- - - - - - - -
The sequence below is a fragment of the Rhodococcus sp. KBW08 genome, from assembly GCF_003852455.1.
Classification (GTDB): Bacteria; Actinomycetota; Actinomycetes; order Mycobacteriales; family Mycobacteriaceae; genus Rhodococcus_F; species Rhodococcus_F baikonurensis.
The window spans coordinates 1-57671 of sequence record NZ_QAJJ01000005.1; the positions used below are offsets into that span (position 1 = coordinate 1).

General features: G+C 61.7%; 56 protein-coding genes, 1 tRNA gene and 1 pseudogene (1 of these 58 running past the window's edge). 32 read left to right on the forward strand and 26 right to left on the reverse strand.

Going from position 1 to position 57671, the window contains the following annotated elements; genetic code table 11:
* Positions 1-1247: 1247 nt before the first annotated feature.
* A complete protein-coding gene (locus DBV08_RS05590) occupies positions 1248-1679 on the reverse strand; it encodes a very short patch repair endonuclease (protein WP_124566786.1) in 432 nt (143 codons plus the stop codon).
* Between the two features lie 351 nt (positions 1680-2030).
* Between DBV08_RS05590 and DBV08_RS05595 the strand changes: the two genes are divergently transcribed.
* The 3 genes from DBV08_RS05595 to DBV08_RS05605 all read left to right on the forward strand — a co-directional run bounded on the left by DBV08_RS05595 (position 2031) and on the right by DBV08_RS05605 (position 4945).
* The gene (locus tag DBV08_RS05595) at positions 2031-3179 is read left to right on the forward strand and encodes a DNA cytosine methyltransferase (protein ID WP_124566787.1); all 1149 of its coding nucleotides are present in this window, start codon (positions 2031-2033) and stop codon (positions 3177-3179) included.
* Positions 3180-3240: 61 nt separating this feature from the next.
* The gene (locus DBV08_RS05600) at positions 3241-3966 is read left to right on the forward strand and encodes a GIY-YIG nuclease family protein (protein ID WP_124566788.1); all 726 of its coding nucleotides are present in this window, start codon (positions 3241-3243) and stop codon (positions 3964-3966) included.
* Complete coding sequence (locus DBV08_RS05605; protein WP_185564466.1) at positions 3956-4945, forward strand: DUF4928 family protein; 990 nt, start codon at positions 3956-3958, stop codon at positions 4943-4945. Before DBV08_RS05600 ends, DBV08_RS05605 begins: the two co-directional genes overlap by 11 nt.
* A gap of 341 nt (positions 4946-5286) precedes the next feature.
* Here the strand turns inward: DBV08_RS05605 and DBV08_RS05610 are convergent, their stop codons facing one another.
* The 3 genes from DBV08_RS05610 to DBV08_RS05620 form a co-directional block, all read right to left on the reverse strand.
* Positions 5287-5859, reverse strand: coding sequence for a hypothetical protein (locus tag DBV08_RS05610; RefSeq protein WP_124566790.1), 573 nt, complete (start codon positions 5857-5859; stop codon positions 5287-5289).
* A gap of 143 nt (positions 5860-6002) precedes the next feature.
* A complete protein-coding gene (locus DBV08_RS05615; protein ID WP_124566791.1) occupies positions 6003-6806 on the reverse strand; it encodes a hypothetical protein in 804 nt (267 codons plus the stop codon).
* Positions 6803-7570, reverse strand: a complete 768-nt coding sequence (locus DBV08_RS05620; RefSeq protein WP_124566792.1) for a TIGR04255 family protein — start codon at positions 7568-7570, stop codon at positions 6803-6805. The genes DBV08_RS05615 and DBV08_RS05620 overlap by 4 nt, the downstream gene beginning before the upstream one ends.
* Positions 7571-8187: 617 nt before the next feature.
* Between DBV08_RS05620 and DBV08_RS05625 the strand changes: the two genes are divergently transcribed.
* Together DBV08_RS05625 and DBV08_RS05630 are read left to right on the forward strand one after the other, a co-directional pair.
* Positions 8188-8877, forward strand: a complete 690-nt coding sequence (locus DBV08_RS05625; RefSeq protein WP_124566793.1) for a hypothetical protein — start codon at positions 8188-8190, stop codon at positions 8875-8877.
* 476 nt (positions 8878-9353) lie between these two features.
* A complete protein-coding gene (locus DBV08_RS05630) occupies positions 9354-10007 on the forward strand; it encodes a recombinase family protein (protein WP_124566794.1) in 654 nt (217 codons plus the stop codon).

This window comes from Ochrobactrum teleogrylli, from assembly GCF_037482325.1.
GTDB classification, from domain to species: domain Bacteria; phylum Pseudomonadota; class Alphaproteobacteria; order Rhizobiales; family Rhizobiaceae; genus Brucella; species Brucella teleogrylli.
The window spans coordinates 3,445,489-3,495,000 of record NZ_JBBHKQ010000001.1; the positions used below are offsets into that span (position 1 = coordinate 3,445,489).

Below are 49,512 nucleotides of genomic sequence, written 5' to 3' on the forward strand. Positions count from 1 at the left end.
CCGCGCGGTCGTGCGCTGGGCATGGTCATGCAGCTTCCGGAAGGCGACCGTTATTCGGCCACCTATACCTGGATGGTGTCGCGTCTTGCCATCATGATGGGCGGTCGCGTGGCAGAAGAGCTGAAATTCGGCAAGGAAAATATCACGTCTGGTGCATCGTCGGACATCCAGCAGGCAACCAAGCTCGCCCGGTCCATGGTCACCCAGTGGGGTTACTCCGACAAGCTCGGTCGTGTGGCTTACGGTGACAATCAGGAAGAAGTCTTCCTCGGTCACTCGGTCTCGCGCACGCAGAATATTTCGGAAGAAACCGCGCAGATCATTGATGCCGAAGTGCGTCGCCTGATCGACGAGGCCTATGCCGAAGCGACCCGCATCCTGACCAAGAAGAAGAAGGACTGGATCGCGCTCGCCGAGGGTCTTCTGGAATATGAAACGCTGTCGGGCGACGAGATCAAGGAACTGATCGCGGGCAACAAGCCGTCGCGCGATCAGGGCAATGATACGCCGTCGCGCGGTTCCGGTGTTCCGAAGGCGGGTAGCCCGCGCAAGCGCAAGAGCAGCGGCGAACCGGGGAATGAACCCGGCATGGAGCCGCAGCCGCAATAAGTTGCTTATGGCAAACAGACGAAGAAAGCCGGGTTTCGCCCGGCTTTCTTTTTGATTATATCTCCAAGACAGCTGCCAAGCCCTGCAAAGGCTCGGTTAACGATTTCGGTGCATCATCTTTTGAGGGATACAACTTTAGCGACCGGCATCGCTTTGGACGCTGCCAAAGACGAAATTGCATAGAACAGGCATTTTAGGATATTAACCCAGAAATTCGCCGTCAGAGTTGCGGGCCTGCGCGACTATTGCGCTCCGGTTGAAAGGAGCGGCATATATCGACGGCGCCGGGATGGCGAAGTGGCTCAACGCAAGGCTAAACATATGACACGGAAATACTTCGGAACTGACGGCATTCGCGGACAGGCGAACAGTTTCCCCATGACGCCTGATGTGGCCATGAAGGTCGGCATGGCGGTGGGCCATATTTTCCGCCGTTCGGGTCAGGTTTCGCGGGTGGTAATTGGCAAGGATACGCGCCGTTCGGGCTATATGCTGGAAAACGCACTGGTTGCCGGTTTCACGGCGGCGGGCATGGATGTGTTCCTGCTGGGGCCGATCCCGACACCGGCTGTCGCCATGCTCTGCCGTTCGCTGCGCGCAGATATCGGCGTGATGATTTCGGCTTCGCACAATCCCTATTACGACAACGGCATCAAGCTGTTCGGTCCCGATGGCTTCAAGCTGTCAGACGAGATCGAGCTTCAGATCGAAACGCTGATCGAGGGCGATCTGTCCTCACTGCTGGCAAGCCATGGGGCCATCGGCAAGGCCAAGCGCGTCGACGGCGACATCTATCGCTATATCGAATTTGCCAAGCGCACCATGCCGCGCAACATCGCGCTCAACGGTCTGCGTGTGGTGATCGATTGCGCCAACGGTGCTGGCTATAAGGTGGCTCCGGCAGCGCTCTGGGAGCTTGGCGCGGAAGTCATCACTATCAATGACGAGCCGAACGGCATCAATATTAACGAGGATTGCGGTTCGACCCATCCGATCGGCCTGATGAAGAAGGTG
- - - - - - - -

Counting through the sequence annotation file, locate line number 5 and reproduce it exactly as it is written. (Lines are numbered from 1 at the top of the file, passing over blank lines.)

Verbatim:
Going from position 1 to position 57671, the window contains the following annotated elements; genetic code table 11: